Because misfortune has a shelf life. The story of Andrew’s disappearance petered out in less than a month, as the media found more compelling stories to chomp on. The case remained open, but by the time I returned home for Thanksgiving, it was as if Andrew had never lived at all.
* * *
I’m a psychic. That’s how I make my living, by giving people readings of various kinds – their futures, their past, often involving the deceased. I used to be ashamed of my profession, and there’s probably still a part of me that continues to be embarrassed, but by and large, I’ve made peace with it. At parties – not that I can even recall when I last went to one – when small talk turns to people’s jobs, somebody inevitably makes some snide comment. My response: I don’t work in a cubicle, I don’t have a boss, and I make enough money to keep a roof over my head and food on the table.
“So,” says the unbeliever, “what am I thinking?”
“I have no idea,” I say. “I’m looking into your head right now, but you know, I’m not finding much.”
Usually this gets a few people chuckling, but it’s not a joke.
Most people don’t understand that what I do is not a parlor trick. It is real, but at the same time, unquantifiable, like any other art. As long as I have faith from my client, I can deliver.
Doubters will scoff, of course. Why wouldn’t I target the poor folks who already believe in this mumbo-jumbo? That’s why they’re here in the first place, because they’re gullible enough, stupid enough, to swallow my lies.
Except it’s not like that. The relationship between medium and client is closer to coach and athlete, teacher and student, and although shrinks never want to hear this, therapist and patient. One cannot exist without the other; it’s an even exchange, a feedback loop of the most beautiful kind. What I am is a conduit, a vessel that brings out the information that is already contained within the body of the seeker. Everyone has a key, and when they’re ready, I can help them turn the knob and swing open the door.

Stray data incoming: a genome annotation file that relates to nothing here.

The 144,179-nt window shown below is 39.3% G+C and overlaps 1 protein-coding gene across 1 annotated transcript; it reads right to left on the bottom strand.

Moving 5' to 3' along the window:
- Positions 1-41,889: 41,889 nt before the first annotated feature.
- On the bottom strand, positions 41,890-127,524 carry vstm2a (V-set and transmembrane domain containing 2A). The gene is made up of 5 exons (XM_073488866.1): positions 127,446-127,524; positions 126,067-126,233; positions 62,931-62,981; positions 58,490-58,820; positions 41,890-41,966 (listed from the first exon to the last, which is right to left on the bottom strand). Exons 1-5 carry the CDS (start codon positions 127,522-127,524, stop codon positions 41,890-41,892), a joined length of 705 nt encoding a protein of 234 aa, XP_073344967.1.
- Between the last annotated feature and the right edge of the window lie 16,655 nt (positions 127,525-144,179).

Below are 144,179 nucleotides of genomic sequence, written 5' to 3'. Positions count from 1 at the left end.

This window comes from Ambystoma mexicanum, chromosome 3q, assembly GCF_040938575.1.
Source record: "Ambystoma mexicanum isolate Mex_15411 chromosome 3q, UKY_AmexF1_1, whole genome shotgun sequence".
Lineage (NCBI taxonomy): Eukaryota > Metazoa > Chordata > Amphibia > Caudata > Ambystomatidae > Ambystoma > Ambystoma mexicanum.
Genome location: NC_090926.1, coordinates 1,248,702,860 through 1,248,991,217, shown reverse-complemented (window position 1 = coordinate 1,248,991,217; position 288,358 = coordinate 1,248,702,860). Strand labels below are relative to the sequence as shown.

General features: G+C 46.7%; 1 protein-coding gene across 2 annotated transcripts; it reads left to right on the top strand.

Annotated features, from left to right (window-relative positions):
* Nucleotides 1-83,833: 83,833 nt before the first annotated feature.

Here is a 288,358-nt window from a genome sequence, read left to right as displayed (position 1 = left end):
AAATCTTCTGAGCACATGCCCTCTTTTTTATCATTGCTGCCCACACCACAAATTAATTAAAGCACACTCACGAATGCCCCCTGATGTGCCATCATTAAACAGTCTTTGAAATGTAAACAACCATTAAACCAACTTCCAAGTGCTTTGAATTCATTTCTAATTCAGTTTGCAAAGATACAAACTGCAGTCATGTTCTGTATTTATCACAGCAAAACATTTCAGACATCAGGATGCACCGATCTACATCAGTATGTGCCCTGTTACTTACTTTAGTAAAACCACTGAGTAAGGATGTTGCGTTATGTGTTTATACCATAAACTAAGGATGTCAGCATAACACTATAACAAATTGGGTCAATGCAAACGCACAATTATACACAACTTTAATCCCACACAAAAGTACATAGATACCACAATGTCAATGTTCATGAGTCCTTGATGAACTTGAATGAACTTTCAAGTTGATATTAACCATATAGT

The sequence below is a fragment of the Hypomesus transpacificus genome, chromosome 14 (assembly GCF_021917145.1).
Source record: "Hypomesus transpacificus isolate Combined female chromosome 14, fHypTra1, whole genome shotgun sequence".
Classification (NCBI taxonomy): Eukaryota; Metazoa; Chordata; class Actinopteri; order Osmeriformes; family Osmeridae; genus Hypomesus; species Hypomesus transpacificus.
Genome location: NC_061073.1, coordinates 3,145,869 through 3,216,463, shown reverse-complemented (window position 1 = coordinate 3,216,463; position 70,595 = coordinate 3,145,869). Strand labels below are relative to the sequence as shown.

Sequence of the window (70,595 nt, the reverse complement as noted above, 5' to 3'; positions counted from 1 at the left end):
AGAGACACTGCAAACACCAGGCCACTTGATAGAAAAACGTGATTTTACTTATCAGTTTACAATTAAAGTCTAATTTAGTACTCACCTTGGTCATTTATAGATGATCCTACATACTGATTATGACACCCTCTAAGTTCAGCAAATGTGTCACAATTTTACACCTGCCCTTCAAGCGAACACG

* * *
I give readings in the furnished basement of my home. The walls are lined with red velvet and the round table where I sit across from the client is made of mahogany, its edge smoothed by two centuries of human touch. I don’t have a crystal ball or Tarot cards; what I do is hold onto the client’s hands, close my eyes, and blank out my mind to concentrate on the faint voices surrounding me.
I’ve heard voices for as long as I can remember. In childhood, they were my imaginary friends. In grammar school, I was often scolded by teachers for my lack of attention, and in junior high I spent a summer in a sleepaway camp that was actually closer to a sanitarium. But by the time I got to high school, I’d learned enough about myself to keep quiet. The only reason I went to college was to get away from home, and after the first semester, I dropped out and started working for Madame Bouvier, who wasn’t the least bit French and who was even less of a medium. What I learned from her was how far you could go in this business without any actual ability. She always looked the part, never leaving the house without wrapping herself in an elaborate shawl, her frizzy red hair perpetually styled to a slight dishevelment, giving her an air of quirky preoccupation.
After a year of apprenticeship, I set up my own practice, and it was here, yesterday, that Andrew’s mother paid me a visit.
* * *
It’s amazing what you can forget, even something as momentous as killing another human being. Many people think it’s the greatest sin, and I agree. More than two decades ago, I held the wooden handle of the shovel, and knowing exactly what the end result would be, I swung. It’s called a crime of passion if you commit it in a blind fit of love, a temporary lapse of reason, crossing over the line between sanity and insanity. My actions did not fit this definition, but there’s no question in my mind that I did it for love. I loved Andrew, and Andrew loved me. Maybe his wasn’t as much or as strong as mine, but that was just because of time. Like a fruit on a tree, love ripens, and mine just happened to be sweeter, juicier, than his.
Before I wrapped him in the tarp, I cupped the indentation in his skull, Andrew’s blood pooling in my hand, and felt the sticky warmth leak through my fingers and I squeezed my eyes shut and told myself to remember this moment for the rest of my life. Because even though what I’d done was right, it was also selfish. I’d taken away a person’s life, and this was never going to change.